The Mishnah, nevertheless, raises a number of questions. First, it would seem that the Tana Kama and Rabi Yehudah ben B'seira are arguing over an agricultural question or an extremely nuanced distinction in determining levels of rejoicing. Second, why would the Biblical Mitzvah of Bikkurim be tied to the Rabbinic holiday of Chanukah? Why would these holidays be coupled together?*

The connection between these two holidays is already mentioned in 2 Macabees (Chapter 10) in which the author cites a tradition in which the Chashmonayim, following their victory, celebrated a delayed Sukkos starting on the 25th of Kisleiv.** This celebration, which fully resembled Sukkos (i.e., taking the four species) lasted eight days. Nevertheless, this does not explain why the 25th of Kisleiv was chosen date for this holiday.

1 Macabees (10:5) cites another tradition that the Chashmonayim established the re-dedication of the Beis HaMikdash on the 25th of Kisleiv to coincide with the date on which the the Greeks initially defiled the Beis Hamikdash. Was the choice of date happenstance or is there more to the story?

It would seem that the period of time around the 25th of Kisleiv was universally recognized in the ancient world as a period of reflection and celebration. The Talmud (Avodah Zara 8a) cites a tradition regarding the ancient, pagan, winter solstice holidays of Kalenda and Saturnalia, in which Adam HaRishon, fearful that his sinful actions are the cause of the diminishing daylight and eventual demise of the world, sits in fasting and prayer. When the solstice passes and the days grow longer Adam realizes that this is nature's normal course and, in recognition, celebrates for eight-days. The following year he establishes both sets of eight days (the days he fasted and the days he celebrated) as days of celebration as a counterpoint to the pagan festivals at that time.*** While the Talmud does not specifically mention the 25th of Kisleiv, this date generally falls within the period of the winter solstice.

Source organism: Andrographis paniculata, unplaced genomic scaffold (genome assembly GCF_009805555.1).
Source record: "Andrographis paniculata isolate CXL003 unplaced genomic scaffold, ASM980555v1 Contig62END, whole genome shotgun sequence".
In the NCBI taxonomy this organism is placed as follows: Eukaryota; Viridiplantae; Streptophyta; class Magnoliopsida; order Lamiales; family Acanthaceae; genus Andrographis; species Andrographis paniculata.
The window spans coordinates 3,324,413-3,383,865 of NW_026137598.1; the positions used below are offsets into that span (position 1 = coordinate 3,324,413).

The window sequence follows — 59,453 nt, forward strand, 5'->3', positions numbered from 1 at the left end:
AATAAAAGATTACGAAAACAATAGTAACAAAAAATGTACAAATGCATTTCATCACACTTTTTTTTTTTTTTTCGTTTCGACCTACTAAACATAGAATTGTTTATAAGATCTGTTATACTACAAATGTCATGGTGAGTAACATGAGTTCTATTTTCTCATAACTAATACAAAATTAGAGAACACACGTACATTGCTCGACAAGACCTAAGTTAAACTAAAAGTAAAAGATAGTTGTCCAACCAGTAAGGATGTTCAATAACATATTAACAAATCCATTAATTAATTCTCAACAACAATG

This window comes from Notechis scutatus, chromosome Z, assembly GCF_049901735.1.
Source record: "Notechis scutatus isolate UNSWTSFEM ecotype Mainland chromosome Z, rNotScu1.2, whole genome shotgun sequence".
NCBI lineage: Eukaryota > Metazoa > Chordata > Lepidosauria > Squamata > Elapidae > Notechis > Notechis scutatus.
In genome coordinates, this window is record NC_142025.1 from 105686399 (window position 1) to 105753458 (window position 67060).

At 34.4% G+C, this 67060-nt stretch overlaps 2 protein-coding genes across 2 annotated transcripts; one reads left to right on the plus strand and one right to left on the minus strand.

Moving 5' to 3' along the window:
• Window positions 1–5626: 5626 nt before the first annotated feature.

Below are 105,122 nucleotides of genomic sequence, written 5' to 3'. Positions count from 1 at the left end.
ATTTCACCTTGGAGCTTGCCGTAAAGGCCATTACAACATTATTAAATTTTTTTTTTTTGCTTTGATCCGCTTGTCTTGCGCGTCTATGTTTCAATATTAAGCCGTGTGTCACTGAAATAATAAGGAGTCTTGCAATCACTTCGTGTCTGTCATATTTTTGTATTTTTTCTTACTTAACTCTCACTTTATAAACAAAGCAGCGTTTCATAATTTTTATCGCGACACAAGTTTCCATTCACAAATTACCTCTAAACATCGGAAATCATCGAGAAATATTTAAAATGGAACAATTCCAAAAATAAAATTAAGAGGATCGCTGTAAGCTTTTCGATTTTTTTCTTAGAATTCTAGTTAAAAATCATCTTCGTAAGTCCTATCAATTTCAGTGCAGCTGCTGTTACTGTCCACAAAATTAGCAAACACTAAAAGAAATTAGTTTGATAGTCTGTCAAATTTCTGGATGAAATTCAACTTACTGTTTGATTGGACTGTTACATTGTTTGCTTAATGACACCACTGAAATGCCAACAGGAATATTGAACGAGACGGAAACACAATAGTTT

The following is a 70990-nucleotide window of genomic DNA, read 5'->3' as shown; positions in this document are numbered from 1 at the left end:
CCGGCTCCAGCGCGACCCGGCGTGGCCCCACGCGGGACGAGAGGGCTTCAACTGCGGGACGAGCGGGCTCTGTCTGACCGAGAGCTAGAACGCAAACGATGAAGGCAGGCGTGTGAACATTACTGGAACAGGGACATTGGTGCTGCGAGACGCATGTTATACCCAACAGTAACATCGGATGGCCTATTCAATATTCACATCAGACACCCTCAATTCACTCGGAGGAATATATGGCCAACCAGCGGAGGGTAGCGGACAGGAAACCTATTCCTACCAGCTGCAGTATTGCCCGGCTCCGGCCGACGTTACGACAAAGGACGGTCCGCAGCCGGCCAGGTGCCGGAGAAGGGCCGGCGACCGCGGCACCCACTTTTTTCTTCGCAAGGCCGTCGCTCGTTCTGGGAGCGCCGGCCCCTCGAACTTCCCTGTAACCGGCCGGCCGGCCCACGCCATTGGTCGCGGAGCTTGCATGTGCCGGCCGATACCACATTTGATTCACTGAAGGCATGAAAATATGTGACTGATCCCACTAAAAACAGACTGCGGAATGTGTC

Further echoes of the ancient nature of this time period and its affiliation with rebirth can be found in Chaggai (2:18). In a prophecy dated the 24th of Kisleiv, Chaggai admonishes and cajoles the Jews to reestablish the Beis HaMikdash. Noting the woeful state of that year's harvest he promises blessing in exchange for establishing the Beis Hamikdash. It would seem, that the date is not random, but rather was a known date in the ancient world for establishing temples and houses of worship.**** Hence, it is not surprising that the Greeks would try and establish their pagan rituals in the Beis HaMikdash on that day (i.e., the 25t of Kisleiv) and why the Chashmonayim reestablished the Temple ritual on that day as well.****a

In a seminal article on the origin and nature of Chanukah,***** R' Yoel Bin Nun in response to many of the questions highlighted above****** identifies the 24th of Kisleiv as the completion of the olive harvest--especially for olives that will be used for oil. This final agricultural inflection point of the year, taking place during the darkest moments of the year--the winter solstice--tethering the source of fuel for light to the winter solstice, the darkest moment of the year.******* We find, he says, many ancient civilizations having "light" festivals at this time of year--kindling man-made light in place of natural light.